How happy can Easter really be for someone who has lost a loved one?
How happy was the first Easter for Thomas? He had just lost a loved one and Easter was one of the saddest days of his life.
While his best friends were giddy with astonished joy as they related the story of Jesus appearing to them in the upper room, Thomas was wrapped in sorrow.
“Peace be with you,” Jesus had told the disciples before showing them his wounds.
Imagine their joy at spending time with the resurrected Jesus.
But Thomas had not been with them. He’d missed out and Thomas was so unhappy that he went down in history as Doubting Thomas.
“We have seen the Lord,” his fellow disciples had told him, their faces undoubtedly split wide open by huge smiles, their eyes alight and sparkling with happiness—just as ours might be at the end of an Easter morning service, wishing happy Easter to all we see.
But how happy could Easter have possibly been to Thomas, who had lost Jesus to the hammer and nails of the crucifixion?
“Happy Easter” was just two words that meant nothing to him.
Or, worse, they rubbed salt in his wounds of sorrow.
“Unless I see the mark of the nails in his hands, and put my finger in the mark of the nails and my hand in his side, I will not believe,” Thomas had replied.
I might have spoken those same words if I had been standing in Thomas’ shoes.
But Jesus appeared again and this time Thomas was there. A week later, Jesus gave Thomas a chance to touch his wounds and “Happy Easter” suddenly became two words that meant everything to him.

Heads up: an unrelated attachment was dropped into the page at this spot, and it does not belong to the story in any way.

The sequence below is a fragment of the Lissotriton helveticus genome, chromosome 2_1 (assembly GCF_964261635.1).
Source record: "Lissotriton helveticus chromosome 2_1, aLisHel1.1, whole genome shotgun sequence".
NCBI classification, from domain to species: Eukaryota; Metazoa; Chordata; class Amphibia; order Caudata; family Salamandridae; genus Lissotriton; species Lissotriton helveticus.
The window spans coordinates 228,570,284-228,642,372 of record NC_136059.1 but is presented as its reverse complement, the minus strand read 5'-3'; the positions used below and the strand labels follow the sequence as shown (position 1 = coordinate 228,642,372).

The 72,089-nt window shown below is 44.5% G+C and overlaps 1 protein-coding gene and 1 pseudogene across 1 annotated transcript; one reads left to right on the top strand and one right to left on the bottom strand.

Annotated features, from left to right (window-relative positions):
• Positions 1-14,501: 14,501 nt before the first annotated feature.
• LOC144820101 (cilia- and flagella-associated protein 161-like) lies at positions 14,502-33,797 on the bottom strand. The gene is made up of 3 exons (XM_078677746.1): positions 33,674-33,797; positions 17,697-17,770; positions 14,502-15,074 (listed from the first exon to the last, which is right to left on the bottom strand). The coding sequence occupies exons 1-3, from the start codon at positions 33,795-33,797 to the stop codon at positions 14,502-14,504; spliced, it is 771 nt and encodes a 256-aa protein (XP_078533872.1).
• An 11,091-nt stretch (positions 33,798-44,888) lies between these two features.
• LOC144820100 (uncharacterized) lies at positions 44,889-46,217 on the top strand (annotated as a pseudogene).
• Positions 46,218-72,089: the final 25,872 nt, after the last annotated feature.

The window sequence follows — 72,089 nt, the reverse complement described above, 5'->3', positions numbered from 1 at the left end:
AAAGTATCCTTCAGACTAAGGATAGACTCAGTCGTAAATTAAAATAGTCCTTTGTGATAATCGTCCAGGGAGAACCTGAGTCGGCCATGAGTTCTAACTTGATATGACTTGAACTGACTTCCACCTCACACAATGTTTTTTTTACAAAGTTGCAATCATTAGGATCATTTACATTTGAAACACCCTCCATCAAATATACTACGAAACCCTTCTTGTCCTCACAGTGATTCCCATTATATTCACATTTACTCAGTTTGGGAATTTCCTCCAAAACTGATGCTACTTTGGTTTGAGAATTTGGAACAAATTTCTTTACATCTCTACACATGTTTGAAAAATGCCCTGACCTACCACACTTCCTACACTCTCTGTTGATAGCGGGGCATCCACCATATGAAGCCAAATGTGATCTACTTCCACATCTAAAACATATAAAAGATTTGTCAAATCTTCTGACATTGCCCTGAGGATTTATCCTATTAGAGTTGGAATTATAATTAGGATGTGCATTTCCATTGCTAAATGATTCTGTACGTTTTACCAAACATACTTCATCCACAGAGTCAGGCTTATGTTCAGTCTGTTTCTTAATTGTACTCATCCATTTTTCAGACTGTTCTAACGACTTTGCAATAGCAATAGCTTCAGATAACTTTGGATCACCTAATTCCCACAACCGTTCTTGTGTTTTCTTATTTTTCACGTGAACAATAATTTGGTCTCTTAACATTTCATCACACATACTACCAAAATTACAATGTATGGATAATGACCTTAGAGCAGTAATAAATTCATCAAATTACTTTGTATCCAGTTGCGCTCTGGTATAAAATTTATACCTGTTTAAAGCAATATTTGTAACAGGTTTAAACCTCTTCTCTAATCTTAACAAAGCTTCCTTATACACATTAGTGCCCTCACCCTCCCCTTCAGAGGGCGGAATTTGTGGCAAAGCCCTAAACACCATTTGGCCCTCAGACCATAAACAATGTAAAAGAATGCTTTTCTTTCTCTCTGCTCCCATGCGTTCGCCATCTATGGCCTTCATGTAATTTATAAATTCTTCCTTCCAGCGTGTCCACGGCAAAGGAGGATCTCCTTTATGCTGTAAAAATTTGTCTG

Thomas joined his friends as resurrection witnesses, trying to convince others that Jesus had risen, that “Happy Easter” could pour its meaning into the deepest of our earthly sorrows—even into the place deep inside our heart where we mourn the loss of someone we love most dearly.
Easter matters because resurrection is promised to us all. Easter would indeed be a hollow mockery to our human hearts if it were just something experienced by Jesus alone.
If Easter was just a Jesus event it would be pointless. God rose from the dead? Big deal. But Easter is not just a Jesus event. Easter is a you and me event. Easter is an event our departed loved ones have already experienced for themselves. Jesus said so. Some day, we shall join them. Jesus said so.
“Do not let your hearts be troubled. Trust in God, trust also in me. In my Father’s house are many rooms; if it were not so I would have told you. I am going there to prepare a place for you. And if I go to prepare a place for you, I will come back and take you to be with me, that you may also be where I am,” Jesus tells us in the 14th chapter of the Gospel of John.
There are days and nights and weeks and months when our tears of sorrow will make it hard for us to read those words but there are no tears on Earth that can wash the promise of those words away.
Can I prove it? Probably not. But doesn’t the world—don’t you and I—desperately need something far more wondrous than anything I can prove? That is precisely what God’s love has given us. But it is okay to doubt it.
If we doubt then we are in good company. We are locked in that upper room in all of our sorrow with the disciples. And Jesus is coming to touch the mark of our deep wounds. Jesus doesn’t doubt our wounds. He knows we all have them. That is why he is on the way.